Locals oppose heritage tag for Himalayan park
Great Himalayan National Park (GHNP), which is not accessible by road and source to four rivers, may soon get the world heritage tag despite opposition by local NGOs, reports Chetan Chauhan.india Updated: Dec 26, 2012 02:27 IST
Great Himalayan National Park (GHNP), which is not accessible by road and source to four rivers, may soon get the world heritage tag despite opposition by local NGOs.
The park, with its eco-zones sprawls over 1,171 square km in the Kullu district of Himachal Pradesh, has dense forest of walnut and oak.
A gateway to beautiful valleys of Dhel and Rolla, it home to most of the endangered animal and bird species in the Himalayas.
Reaching the park is an uphill trek of 15km and it will remain so if the park gets the prestigious heritage status. “No road will be built,” the government has assured in its submission to the United Nations body.
A team of experts from International Union for Conservation and Nature (IUCN) on behalf of UNESCO recently visited the park and met local NGOs including Himalayan Niti, Sahara, and Friends of Tirthan near Banjar, who wanted alternative source of income for locals before the park gets the status.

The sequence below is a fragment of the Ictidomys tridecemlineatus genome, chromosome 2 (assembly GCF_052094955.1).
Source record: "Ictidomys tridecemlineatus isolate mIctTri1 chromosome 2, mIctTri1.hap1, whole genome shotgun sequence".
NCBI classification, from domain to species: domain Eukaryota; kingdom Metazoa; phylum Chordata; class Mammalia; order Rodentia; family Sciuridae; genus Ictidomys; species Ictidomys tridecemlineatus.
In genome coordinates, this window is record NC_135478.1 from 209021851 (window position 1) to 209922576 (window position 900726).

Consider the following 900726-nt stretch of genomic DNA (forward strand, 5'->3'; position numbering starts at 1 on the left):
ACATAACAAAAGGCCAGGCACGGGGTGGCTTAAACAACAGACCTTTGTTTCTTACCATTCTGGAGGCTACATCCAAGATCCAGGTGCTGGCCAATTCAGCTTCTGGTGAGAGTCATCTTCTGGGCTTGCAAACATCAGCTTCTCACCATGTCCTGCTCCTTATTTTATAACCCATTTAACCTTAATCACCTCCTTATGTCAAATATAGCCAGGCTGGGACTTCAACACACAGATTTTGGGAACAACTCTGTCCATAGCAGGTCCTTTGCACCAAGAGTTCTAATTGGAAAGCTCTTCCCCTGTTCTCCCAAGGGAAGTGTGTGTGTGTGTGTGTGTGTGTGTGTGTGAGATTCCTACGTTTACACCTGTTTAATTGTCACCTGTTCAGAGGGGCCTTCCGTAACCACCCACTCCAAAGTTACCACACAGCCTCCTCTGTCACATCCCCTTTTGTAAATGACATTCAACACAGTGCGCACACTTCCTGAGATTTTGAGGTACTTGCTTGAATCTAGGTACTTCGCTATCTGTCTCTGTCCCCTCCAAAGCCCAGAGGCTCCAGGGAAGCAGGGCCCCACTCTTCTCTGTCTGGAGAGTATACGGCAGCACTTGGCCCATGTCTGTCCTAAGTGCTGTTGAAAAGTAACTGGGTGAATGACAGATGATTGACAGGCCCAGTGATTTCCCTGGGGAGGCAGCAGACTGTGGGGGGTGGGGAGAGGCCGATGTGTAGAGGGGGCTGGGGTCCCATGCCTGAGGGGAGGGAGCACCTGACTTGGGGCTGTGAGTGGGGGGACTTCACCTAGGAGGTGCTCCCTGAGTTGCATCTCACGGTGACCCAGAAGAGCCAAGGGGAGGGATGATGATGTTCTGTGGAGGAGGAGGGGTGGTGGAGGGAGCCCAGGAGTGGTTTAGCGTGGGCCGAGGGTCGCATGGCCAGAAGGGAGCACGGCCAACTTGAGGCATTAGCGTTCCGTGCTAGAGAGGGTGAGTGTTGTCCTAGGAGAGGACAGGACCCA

“The (world heritage) tag should not mean depriving locals of their source of livelihood,” said Rajendra Chauhan of NGO Sahara.
Sanjeeva Pandey, an IFS officer, who has formed a group — friends of GHNP— says that number of community based approaches were under implementation for around 1,600 people. “Locals are reaping the benefits of eco-tourism,” he said.
The IUCN team led by Dr Graeme Worboys was impressed with the scientific resource the park could provide to study impacts of unique biodiversity of the region. The park is source of four rivers and has glaciers from 1,700 -6,100 metres.
“Its associated protected areas include evidence of past and current glaciation,” the government’s submission to UN says.